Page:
Helga "Lollo" Lieselotte Pennewell, who escaped Soviet-occupied East Germany with her family for Maryland's Eastern Shore, where she spent 52 years as an educator and nationally acclaimed activist, died last week. She was 84.
Ms. Pennewell was born to Alfred and Elsa Dallmann in Muhlhausen, Thuringia, Germany, on April 1, 1929.
As a teenager, she qualified for Germany's Olympic swim team but never competed because the 1944 Games were canceled because of World War II.
Ms. Pennewell attended Staatliche Oberschuk, a college in her hometown, where she earned the equivalent of a bachelor's degree in design and dressmaking. She then attended Mode Academy in Kassel, where she got her master's in tailoring and design.
She was shot in the leg during her first attempt to flee Soviet-occupied East Germany before getting out with her family in 1948. She married her husband, Noah Ames Pennewell, in 1951, and 10 years later moved to Snow Hill in Worcester County. In 1965, she received her U.S. citizenship, and the following year voted for the first time.
Growing up in Adolf Hitler's Germany gave Ms. Pennewell an appreciation of civil liberties. When she moved to Maryland, she was a constant advocate, writing letters and encouraging others to vote and be politically active, her daughters said.
People would ask, "Why do you write so many letters? Why do you speak so much?" her daughter Brigitte Pennewell said.
"Because I can," she would reply. "You just don't know what a privilege it is."
Her passion for pressing for change was only matched by her competitive spirit, which she didn't leave in the pool.
"She was fearless, absolutely fearless," Brigitte Pennewell, of Snow Hill, said. "She would take on anybody, anything, if there was a cause she believed in."
When Gov. William Donald Schaefer compared the Eastern Shore to an outhouse in a remark to a fellow lawmaker in 1991, Pennewell led a march on the State House, dubbed the "Outhouse Convoy." It garnered her statewide recognition, especially when she tried to hand-deliver a bag of manure to Schaefer, before police "politely told her to stay on the other side of the street," according to an article in The Baltimore Sun.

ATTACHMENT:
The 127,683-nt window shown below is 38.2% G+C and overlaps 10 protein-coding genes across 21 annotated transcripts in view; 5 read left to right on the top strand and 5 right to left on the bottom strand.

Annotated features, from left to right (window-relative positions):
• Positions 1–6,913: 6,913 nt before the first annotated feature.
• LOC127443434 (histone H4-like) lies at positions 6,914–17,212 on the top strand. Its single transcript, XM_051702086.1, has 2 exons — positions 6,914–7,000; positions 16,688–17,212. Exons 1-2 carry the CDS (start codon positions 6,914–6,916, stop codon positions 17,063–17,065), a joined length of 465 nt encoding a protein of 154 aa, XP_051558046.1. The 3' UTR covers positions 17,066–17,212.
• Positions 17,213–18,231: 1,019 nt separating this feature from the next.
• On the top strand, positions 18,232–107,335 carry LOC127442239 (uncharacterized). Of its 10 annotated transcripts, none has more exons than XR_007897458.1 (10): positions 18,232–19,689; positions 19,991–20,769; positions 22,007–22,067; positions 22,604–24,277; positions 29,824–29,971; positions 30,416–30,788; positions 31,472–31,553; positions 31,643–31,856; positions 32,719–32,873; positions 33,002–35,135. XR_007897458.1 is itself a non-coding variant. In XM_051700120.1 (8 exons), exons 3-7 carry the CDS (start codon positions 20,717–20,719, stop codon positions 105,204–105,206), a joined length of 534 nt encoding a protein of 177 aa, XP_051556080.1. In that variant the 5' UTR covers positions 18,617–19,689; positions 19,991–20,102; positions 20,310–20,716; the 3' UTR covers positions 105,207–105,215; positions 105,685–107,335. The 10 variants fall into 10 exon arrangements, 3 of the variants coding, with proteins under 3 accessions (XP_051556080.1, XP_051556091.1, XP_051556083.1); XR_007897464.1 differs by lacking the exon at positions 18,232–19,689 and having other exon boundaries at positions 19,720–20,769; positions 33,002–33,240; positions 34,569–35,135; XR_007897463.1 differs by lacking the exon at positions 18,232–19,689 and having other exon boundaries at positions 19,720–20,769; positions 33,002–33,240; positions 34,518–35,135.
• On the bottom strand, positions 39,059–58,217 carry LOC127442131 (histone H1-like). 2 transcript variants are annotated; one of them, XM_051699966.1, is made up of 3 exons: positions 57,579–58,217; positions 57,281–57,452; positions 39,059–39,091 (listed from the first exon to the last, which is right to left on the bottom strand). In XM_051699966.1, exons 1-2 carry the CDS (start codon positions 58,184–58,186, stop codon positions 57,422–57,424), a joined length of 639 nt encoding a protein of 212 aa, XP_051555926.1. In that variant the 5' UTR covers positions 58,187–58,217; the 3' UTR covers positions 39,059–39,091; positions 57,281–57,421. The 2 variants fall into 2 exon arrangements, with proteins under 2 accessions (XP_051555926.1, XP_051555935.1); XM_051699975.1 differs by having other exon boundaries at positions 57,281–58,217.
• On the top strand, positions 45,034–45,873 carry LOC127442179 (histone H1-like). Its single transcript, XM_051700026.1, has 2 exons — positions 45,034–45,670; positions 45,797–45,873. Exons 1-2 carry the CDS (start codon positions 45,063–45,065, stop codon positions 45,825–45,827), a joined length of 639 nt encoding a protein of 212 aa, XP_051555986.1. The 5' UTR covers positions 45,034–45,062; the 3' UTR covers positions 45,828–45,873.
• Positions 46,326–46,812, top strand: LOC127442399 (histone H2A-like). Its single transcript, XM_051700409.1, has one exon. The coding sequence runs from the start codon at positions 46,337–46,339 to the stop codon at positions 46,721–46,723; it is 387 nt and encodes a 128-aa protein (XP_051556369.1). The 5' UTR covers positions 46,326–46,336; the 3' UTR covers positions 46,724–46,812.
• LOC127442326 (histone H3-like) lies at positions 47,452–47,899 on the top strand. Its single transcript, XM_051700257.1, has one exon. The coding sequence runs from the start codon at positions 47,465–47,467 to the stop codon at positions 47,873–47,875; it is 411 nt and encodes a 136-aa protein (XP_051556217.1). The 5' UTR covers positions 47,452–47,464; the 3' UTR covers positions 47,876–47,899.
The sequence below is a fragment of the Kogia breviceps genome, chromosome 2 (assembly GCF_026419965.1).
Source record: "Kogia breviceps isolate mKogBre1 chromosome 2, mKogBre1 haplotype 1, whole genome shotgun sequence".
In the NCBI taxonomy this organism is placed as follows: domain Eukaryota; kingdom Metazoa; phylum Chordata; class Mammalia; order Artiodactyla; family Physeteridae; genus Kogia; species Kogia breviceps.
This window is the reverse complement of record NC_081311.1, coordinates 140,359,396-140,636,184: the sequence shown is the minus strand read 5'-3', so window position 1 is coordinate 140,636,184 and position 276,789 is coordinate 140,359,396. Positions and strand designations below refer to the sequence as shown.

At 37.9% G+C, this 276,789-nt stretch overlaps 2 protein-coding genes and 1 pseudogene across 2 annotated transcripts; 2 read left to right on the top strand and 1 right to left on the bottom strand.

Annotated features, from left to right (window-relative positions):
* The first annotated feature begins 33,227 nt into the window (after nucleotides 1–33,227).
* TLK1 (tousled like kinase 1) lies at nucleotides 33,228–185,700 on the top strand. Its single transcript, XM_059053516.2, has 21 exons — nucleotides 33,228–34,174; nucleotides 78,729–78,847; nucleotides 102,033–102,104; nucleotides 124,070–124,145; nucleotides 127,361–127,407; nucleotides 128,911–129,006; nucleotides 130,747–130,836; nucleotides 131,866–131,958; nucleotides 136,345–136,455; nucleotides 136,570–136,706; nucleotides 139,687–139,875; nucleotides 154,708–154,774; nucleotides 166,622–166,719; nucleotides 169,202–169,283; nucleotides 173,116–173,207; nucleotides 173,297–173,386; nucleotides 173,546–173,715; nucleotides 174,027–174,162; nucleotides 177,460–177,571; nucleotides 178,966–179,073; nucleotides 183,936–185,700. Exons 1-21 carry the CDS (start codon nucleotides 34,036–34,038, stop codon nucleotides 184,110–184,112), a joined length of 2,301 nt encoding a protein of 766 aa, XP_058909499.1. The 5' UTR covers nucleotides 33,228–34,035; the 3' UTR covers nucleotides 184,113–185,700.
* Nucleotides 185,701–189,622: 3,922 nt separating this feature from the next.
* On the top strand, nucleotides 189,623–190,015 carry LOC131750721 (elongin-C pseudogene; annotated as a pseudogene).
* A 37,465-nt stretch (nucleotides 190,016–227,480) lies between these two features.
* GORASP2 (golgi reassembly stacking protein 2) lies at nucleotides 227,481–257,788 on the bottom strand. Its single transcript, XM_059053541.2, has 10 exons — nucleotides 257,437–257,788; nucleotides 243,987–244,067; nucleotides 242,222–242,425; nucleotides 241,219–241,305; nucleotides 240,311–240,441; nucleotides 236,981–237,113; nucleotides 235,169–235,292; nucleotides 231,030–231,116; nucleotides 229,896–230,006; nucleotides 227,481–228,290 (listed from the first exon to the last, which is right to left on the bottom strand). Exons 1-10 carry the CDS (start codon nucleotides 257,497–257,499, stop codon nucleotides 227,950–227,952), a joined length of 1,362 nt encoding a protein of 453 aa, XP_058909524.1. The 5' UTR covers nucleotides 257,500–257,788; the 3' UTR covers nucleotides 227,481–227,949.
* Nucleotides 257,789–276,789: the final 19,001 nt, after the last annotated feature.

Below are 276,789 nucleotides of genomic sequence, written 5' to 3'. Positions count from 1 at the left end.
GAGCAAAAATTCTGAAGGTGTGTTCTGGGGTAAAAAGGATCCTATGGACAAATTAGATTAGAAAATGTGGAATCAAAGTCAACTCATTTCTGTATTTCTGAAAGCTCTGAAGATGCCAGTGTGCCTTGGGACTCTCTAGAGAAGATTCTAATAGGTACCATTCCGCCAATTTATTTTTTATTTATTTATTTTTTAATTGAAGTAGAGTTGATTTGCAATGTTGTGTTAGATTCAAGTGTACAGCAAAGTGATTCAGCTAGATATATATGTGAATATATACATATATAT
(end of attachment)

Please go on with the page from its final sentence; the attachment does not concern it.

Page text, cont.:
On Ms. Pennewell's 50th birthday, she got her first computer, which she learned to use as a tool to research online to aid her advocacy.
She received official recognition several times for her activism. In 1983, she was appointed by President Ronald Reagan to the Presidential Commission for the German-American Tricentennial, marking 300 years of German-American immigration. She gave speeches and taught civics classes about life "behind the Iron Curtain" and appreciating U.S. civil rights. And she was the first Marylander to receive the Daughters of the American Revolution's national Americanism Award, honoring distinguished naturalized citizens for their patriotic leadership.
But, amid all the activism, she was an exemplary parent, both Brigitte and Ms. Pennewell's other daughter, Sabine Pennewell, said.
Ms. Pennewell and her husband, who died in 1992, took their children on trips back to Germany to see relatives, including a particularly special trip around Thanksgiving in 1989, when they helped knock down the Berlin Wall with a sledgehammer. She was an avid photographer, and before professional school photographs became the norm, she would take her camera to photograph her children's classes. She would also often organize other parents and put her tailoring talents toward making designer-quality clothes for the children.
She brought the Red Cross to Snow Hill, and she taught swim lessons and coached a swim team in an area where, at the time, many children and adults didn't know how to swim. Ms. Pennewell's children and grandchildren became skilled swimmers, her daughters said.
"We were well-rounded," said Sabine Pennewell, who lives in Hebron. "She always found time for us, even though she had so many other things going on."
Sabine and Brigitte remembered how, only months after visiting the Berlin Wall in November 1989, their mother returned to Germany to spend New Year's Eve with her relatives and watch the fireworks over the Brandenburg Gate.
Her daughters laughed as they recalled smuggling popular contraband, such as coffee, chocolate and Levi's jeans for relatives, into East Germany with her. After sneaking Hershey's bars past Russian guards armed with AK-47 assault rifles, Ms. Pennewell embraced the freedoms she found in the U.S.
"She knew what it was like to live without them," Brigitte Pennewell said.